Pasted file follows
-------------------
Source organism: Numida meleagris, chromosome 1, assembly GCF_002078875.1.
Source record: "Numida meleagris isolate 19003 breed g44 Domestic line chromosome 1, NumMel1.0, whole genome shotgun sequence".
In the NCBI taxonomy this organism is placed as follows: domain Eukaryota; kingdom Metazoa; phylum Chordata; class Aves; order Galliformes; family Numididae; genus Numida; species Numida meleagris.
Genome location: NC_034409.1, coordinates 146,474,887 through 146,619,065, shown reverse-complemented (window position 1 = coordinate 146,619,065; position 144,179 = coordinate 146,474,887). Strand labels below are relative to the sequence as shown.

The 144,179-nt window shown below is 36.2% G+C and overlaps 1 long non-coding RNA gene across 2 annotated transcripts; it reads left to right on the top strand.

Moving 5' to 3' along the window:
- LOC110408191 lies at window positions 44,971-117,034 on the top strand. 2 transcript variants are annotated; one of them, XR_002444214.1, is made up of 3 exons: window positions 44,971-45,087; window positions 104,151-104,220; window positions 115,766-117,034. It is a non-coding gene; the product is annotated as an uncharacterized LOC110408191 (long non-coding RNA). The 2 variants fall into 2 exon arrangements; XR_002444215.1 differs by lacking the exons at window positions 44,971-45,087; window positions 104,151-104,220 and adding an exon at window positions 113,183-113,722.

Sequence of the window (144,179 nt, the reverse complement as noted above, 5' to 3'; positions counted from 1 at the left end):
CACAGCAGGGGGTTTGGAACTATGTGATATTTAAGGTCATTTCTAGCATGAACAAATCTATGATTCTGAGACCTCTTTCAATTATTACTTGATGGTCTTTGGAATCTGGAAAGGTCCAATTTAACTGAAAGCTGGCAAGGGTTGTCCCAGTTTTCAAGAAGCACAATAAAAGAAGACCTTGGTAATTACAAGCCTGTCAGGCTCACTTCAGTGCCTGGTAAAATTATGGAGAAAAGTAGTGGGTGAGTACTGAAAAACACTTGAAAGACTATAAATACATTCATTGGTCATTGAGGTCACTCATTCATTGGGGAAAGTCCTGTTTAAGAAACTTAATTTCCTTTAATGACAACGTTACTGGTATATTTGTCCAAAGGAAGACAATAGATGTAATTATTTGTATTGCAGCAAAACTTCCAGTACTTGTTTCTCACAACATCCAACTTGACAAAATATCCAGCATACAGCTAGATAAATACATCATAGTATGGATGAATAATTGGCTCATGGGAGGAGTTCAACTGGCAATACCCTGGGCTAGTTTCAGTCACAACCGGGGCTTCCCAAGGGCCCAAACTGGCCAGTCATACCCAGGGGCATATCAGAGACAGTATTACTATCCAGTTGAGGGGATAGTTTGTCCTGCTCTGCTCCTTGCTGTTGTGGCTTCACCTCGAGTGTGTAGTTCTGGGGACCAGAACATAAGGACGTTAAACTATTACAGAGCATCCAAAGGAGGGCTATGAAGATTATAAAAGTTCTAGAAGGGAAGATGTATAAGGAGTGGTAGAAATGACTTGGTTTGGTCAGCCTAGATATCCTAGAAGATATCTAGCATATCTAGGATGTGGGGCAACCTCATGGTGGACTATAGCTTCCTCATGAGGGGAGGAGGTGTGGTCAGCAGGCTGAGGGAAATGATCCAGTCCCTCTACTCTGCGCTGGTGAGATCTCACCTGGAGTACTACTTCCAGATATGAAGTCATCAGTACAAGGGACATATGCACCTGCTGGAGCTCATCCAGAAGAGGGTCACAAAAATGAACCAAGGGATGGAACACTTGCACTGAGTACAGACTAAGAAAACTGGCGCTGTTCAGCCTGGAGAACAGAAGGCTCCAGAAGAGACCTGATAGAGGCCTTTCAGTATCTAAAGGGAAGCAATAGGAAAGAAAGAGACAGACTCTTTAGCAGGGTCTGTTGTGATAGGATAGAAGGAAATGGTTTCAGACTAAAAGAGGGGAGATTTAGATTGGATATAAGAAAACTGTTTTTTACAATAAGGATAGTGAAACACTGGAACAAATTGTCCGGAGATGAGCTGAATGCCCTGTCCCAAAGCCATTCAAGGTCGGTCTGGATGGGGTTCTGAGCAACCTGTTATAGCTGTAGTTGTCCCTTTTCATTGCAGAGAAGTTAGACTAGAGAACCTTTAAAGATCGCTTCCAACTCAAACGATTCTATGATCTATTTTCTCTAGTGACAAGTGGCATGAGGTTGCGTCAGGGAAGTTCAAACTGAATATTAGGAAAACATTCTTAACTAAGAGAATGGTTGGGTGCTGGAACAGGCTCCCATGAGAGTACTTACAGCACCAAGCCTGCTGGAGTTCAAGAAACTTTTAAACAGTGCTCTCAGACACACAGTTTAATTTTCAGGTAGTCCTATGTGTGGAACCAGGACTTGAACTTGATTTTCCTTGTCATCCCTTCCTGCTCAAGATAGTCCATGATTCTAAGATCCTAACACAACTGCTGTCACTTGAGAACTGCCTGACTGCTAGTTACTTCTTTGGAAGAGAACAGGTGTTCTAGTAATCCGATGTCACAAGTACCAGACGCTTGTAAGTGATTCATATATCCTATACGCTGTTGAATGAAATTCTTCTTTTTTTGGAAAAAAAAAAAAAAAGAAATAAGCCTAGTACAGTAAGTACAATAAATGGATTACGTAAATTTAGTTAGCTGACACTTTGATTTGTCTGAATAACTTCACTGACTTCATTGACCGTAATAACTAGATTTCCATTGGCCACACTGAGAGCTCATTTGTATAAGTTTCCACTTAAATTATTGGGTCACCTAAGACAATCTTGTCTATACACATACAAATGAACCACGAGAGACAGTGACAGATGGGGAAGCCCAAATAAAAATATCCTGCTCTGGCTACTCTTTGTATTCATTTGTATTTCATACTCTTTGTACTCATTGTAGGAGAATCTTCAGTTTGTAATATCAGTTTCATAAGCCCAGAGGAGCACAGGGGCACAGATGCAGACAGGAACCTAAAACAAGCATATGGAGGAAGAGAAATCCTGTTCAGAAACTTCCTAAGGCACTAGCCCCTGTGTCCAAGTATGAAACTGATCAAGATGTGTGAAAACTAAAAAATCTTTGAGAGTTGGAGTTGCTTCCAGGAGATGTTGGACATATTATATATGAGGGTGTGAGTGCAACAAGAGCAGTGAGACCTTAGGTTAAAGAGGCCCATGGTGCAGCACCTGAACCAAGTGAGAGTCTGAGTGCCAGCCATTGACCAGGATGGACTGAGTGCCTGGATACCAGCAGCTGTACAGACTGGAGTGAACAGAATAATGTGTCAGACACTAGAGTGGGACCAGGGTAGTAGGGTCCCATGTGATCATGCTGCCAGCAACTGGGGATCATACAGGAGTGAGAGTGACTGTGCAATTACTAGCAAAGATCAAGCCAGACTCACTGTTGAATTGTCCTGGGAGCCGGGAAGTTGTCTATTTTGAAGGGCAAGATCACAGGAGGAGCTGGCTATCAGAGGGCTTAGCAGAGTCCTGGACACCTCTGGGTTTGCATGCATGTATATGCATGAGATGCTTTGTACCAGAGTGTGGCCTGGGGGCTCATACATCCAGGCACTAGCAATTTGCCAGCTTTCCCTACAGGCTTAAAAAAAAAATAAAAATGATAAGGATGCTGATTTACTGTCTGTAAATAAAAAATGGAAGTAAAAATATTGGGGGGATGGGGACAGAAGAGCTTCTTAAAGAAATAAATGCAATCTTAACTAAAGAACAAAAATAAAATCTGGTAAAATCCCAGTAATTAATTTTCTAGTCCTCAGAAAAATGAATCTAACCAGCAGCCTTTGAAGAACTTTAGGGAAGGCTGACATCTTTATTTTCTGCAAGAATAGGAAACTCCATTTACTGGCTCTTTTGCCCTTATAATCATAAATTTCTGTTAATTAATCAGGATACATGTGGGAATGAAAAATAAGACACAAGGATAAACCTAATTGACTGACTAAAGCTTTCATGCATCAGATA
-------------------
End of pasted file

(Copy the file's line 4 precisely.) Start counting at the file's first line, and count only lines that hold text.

Genome location: NC_034409.1, coordinates 146,474,887 through 146,619,065, shown reverse-complemented (window position 1 = coordinate 146,619,065; position 144,179 = coordinate 146,474,887). Strand labels below are relative to the sequence as shown.